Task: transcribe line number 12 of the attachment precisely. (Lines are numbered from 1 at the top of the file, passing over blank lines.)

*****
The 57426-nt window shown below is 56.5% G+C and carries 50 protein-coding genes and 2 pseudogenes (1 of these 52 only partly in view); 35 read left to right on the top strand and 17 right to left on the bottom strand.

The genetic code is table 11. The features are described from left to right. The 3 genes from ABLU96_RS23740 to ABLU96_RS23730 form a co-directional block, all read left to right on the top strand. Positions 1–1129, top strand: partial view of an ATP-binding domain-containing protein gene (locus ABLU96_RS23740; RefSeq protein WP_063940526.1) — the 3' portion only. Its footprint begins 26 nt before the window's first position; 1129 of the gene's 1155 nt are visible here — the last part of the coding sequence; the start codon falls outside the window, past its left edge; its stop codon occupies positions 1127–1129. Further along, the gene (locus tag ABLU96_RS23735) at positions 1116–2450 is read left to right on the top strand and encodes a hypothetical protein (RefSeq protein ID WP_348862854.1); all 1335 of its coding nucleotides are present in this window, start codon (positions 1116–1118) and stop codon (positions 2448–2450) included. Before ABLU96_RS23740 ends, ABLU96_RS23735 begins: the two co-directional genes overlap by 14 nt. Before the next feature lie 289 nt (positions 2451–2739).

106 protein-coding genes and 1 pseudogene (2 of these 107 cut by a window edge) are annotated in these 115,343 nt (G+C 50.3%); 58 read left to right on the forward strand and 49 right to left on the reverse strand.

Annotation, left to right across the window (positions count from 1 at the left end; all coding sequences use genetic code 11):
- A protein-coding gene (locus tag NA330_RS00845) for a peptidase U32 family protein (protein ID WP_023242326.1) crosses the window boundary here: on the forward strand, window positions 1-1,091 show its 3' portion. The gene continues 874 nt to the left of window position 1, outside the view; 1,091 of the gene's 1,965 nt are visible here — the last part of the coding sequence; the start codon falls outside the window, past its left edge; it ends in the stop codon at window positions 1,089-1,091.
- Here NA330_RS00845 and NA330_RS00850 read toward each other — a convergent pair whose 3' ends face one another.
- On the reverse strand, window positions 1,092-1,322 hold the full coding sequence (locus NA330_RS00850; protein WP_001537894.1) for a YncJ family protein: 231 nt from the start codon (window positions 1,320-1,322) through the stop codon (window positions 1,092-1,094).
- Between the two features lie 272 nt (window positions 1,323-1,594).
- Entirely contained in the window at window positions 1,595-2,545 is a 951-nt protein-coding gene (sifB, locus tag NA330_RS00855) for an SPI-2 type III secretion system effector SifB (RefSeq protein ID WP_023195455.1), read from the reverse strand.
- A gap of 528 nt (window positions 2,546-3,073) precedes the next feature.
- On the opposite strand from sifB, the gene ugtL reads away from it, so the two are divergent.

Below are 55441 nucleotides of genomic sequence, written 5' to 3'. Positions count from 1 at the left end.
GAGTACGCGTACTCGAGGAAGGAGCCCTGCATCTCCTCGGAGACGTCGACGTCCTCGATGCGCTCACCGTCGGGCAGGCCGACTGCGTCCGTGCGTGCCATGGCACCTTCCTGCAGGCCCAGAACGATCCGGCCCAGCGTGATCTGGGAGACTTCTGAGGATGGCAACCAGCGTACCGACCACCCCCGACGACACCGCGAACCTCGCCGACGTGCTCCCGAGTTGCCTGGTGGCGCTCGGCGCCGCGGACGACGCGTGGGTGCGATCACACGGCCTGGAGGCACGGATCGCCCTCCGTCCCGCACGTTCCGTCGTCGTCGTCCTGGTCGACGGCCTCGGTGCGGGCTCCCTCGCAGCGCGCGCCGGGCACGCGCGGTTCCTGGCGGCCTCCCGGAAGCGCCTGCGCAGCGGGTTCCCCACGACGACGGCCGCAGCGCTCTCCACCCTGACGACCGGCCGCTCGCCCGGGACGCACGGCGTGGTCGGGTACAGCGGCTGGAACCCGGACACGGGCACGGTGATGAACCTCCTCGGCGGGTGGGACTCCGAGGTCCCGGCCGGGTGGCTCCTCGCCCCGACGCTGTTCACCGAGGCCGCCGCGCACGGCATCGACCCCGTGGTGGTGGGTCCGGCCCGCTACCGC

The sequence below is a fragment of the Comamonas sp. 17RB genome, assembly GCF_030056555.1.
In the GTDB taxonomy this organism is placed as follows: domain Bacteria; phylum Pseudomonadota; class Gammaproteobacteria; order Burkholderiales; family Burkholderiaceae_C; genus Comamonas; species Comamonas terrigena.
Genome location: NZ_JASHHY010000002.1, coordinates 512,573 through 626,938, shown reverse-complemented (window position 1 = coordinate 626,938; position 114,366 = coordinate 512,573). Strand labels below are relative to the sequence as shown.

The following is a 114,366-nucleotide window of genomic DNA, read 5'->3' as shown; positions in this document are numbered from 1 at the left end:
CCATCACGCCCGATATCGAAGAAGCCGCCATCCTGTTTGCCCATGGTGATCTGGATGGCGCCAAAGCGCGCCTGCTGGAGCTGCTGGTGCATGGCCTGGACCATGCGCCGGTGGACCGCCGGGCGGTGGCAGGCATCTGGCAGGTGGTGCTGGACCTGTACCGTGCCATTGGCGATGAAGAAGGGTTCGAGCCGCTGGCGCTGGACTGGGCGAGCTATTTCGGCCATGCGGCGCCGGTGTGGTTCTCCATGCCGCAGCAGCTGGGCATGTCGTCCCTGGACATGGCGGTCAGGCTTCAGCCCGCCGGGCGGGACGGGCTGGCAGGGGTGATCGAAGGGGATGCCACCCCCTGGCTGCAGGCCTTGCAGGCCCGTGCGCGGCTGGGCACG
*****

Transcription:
Below are 55441 nucleotides of genomic sequence, written 5' to 3'. Positions count from 1 at the left end.